Who Is Suing Fortnite? 'Backpack Kid' is the Latest to Sue Video Game For Allegedly Stealing Dance Moves

Fortnite Lawsuit Update: Backpack Kid Now Suing Game Over Dance Moves
People crowd the display area for the survival game Fortnite at the 24th Electronic Expo, or E3 2018, in Los Angeles, California on on June 12, 2018, where hardware manufacturers, software developers and the video game industry present their new games. Another lawsuit was dropped on Epic Games for the use of the "Floss" dance in Fortnite. FREDERIC J. BROWN/AFP/Getty Images

Yet another lawsuit was dropped on the creators of popular video game Fortnite—this time by Backpack Kid, otherwise known as Russell Horning. The teen became famous after performing his signature dance move, "The Russell," during Katy Perry's musical performance on Saturday Night Live in 2017.

The move is used on Fortnite to emote what's called "Floss" after a win. Horning accused Epic Games of using the dance without his permission or compensation, marking the third person to sue the game for misuse of dance moves in video games.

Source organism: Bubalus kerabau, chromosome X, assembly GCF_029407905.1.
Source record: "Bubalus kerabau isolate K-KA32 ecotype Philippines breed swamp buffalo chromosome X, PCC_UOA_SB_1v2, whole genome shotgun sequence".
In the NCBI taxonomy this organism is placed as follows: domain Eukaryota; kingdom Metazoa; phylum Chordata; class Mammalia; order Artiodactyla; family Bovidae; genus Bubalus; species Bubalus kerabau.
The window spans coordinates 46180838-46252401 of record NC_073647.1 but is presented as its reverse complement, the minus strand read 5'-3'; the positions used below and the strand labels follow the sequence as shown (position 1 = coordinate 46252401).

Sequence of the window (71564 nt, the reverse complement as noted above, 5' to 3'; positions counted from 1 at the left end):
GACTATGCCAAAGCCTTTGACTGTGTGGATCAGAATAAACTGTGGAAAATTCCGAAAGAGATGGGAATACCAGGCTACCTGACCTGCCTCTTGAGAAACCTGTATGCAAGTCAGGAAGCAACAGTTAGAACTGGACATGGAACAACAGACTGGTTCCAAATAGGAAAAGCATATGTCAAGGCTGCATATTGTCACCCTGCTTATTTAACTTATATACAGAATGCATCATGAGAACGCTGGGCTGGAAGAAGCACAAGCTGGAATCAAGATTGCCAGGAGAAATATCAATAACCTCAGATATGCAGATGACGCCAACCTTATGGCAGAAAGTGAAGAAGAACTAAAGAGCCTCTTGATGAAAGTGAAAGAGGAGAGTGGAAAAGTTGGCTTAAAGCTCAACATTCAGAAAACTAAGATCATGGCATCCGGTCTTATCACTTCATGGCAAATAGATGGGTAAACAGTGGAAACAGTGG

Alfonso Ribeiro and 2 Milly have also filed lawsuits against Epic Games for using their widely popular dance moves as emote actions on Fortnite.

Horning's mother confirmed she filed the latest lawsuit against Epic Games on her 16-year-old son's behalf, according to a TMZ report on Tuesday. She also noted lawsuits were dropped on Take-Two Interactive, 2K Sports, the creators of NBA 2K, Visual Concepts Entertainment and a number of other individuals involved for using the dance moves on their games without Horning's permission. Ribeiro is also suing the same other companies.

Horning is suing the video game company for unspecified damages. The YouTuber is in the process of copyrighting his dance, similar to Riberio and 2 Milly.

In addition to suing Epic for "unlawfully and unfairly misappropriating" Ribeiro's famous "Carlton" dance—a move the actor was known for back when he appeared on '90s sitcom The Fresh Prince of Bel-Air—Ribeiro is also requesting a restraining order that will ban Epic from selling or using the "Fresh" emote in Fortnite.

"Epic uses The Dance, and other dances, to create the false impression that Epic started these dances and crazes or that the performer who created them is endorsing the game," the lawsuit said. "Indeed, Epic induces others and/or contributes to their performance and false attribution of The Dance. Fortnite Players have posted thousands of videos of themselves performing the 'Fresh' emote with the hashtag, #fortnitedance, without referencing The Dance or crediting Ribeiro as The Dance's creator and owner."